And the word of the day is...

Have you ever gone on your computer and just typed in "the word of the day" just for fun? I did and the word of the day that popped up on was "discern," a verb meaning to detect, notice or observe.

Have you ever gone on your computer and just typed in "the word of the day" just for fun? I did and the word of the day that popped up on was "discern," a verb meaning to detect, notice or observe.

Meanwhile, the word of the day on and was "catechize," a verb meaning to question closely or to question with reference to belief. That's two sites and two different words with a somewhat similar meaning. So if you believe in "signs" then you might have to believe that we're apparently supposed to be slightly on guard.

Words are a funny thing when you think about it. For some reason humans need them but animals don't. And yet, Fido seems to recognize his name or at least the inflection you tend to use when saying his name and he comes running, primarily because there is some kind of reward at the end, I suspect.

I love words and I love using them in a variety of sequences. And yet, when it comes down to it, words are usually inadequate for what you are trying to express. For example, love cannot be expressed with words alone. Because, more often than not, your actions, or looking into another's eyes, is much more effective than words, especially since words can often times muddy the water and instigate a debate or argument.

Now, anthropologists estimate that Hominids, who lived earlier than 300,000 years ago, are the first humans to begin using the spoken language. And if you're wondering what Hominids actually looked like you'd be better off checking out a photo of an ape rather than one of you, me and Uncle Pete. So I'm guessing that they may have been using words, but not necessarily reciting the Gettysburg Address. Similar to the super simple, mostly grunt vocabulary you use before prior to your first cup of coffee in the morning.


My girlfriend pointed out that we often use the phrase, "for lack of a better word," as a crutch or insurance policy for whenever our mind is not quick enough to express what it is we want to express, but we express it anyway, to avoid a moment of uncomfortable silence. Because, you see, we'll do anything to avoid those moments of uncomfortable silence, even if it means saying something stupid.

Some of my greatest moments of verbal stupidity have come just prior to a moment of uncomfortable silence.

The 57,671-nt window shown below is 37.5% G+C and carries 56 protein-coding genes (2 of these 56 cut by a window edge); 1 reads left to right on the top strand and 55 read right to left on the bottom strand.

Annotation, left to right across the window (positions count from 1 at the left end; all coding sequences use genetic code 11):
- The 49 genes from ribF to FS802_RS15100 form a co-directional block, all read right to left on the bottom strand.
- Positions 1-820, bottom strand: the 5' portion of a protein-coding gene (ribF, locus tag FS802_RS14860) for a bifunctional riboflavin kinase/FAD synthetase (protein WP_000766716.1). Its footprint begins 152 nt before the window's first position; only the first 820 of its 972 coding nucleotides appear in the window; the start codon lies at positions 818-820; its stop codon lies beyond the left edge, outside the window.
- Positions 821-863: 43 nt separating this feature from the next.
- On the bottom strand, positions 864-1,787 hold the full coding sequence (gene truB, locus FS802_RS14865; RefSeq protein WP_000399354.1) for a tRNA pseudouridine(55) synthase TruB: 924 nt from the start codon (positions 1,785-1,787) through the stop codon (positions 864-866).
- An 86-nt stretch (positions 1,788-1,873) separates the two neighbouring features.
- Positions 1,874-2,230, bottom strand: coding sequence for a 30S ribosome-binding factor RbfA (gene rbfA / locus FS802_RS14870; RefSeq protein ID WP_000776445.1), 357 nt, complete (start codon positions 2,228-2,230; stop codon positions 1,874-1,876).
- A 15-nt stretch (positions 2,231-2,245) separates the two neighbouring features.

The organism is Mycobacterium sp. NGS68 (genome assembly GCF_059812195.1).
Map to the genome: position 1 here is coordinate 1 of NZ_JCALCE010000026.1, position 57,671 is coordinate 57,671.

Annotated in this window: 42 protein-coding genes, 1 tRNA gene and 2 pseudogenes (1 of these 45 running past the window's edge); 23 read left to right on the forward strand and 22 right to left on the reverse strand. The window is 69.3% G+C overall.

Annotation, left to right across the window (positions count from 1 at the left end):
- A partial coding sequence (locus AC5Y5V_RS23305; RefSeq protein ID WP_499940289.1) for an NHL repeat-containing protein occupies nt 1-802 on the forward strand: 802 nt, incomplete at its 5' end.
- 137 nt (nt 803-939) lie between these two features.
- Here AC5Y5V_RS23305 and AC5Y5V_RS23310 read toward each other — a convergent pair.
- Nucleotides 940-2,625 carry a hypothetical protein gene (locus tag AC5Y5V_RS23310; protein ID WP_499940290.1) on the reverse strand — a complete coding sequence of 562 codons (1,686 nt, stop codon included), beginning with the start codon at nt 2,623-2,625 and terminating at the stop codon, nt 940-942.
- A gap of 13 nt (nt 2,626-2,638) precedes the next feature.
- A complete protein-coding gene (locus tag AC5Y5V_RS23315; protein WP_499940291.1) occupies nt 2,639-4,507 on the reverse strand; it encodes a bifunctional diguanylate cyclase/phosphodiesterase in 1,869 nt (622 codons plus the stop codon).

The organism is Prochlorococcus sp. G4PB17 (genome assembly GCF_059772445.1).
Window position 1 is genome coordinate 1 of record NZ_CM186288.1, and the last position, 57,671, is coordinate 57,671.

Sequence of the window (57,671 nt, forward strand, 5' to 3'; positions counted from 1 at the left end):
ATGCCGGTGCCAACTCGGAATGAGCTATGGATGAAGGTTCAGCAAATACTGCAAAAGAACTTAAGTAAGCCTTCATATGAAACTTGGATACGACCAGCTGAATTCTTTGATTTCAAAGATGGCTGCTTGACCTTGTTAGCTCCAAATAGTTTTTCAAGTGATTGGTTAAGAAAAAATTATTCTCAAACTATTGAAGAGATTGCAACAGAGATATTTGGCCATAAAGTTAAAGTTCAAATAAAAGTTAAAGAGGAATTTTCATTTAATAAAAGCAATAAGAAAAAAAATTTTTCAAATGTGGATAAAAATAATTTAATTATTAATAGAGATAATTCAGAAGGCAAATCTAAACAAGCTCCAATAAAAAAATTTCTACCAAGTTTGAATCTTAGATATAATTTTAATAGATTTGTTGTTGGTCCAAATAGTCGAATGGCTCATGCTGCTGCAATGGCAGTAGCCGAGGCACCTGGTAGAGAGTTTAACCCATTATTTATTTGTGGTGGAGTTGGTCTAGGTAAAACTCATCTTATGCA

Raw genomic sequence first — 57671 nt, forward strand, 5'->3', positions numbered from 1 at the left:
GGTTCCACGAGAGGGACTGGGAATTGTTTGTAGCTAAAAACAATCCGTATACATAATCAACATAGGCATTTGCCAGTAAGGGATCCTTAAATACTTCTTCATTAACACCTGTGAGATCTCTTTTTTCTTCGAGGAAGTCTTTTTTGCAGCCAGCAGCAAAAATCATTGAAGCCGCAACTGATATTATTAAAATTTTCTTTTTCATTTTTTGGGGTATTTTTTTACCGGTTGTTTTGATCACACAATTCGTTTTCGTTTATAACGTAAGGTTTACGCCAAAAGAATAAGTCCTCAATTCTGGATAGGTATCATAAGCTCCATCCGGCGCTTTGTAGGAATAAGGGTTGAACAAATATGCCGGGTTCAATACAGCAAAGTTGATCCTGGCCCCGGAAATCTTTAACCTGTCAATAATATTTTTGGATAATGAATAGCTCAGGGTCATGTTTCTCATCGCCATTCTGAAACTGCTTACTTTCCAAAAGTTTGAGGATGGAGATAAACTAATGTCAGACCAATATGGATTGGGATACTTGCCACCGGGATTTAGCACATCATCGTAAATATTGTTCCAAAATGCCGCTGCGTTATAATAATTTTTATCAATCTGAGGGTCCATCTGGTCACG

Of course, there are many categories of words. There's a baby's first word, the last word in an argument, having a word with someone ... which never turns out to be one word, a dying person's last words, the words of a song, better known as lyrics, profanities and words with multiple meanings.

For example, in California people eat lunch at noon. In the rural areas of North Dakota, lunch is something you consume between meals at about 10 a.m. and 2 p.m. In California dinner is something you eat in the evening. In North Dakota dinner is served at noon and supper, which is not even a word in California, is served in the evening; which is very confusing.

Interestingly, actor Douglas Fairbanks Sr.'s last words before he died in 1939, were, "I've never felt better."

Actor Errol Flynn's last words in 1959 were, "I've had a hell of a lot of fun and I've enjoyed every minute of it."

And in 1900, writer Oscar Wilde said, "Either that wallpaper goes, or I do." So apparently the wallpaper stayed.

Then there are those famous words uttered by presidents or world leaders that'll mark them forever. Like when Franklin D. Roosevelt said, "The only thing we have to fear is fear itself."


Neil Armstrong said, "That's one small step for a man, one giant leap for mankind."

Martin Luther King said, "I have a dream."

John F. Kennedy said, "Ask not what your country can do for you, ask what you can do for your country."

And inventor Thomas Edison said, "I have not failed. I've just found 10,000 ways that won't work."

If there was some place that was big enough, it'd be nice to take back all of the words that you wish you'd never said and store them, along with old chemicals, disarmed nuclear armaments and Spam, perhaps on a planet far, far way in another galaxy. Of course, it'd be expensive but if they're going to be stricken from the record forever it might be well worth it.

Wives and girlfriends seem to be particularly adept at remembering their husband or boyfriend's misspoken words and bringing them up at the oddest and most inappropriate and strategic times to buckle a knee and "put someone in their place." Meanwhile, they are equally adept at forgetting their own verbal miscues, which, apparently, is a God given gift of some kind.

At any rate, I've sometimes been accused of being too quiet and selective with my words as though that was some kind of deficiency. But at least I've never said, "It is wonderful to be here in the great state of Chicago," like former Vice-President Dan Quayle did. Nor did I say, "Listen, everyone is entitled to my opinion," like Madonna did. Because both of them would probably pay plenty to have those and a whole bunch of other words shipped to another galaxy. Whereas, I am perfectly content to just try to avoid the expense.

Holten is a freelance columnist and cartoonist from Dickinson.

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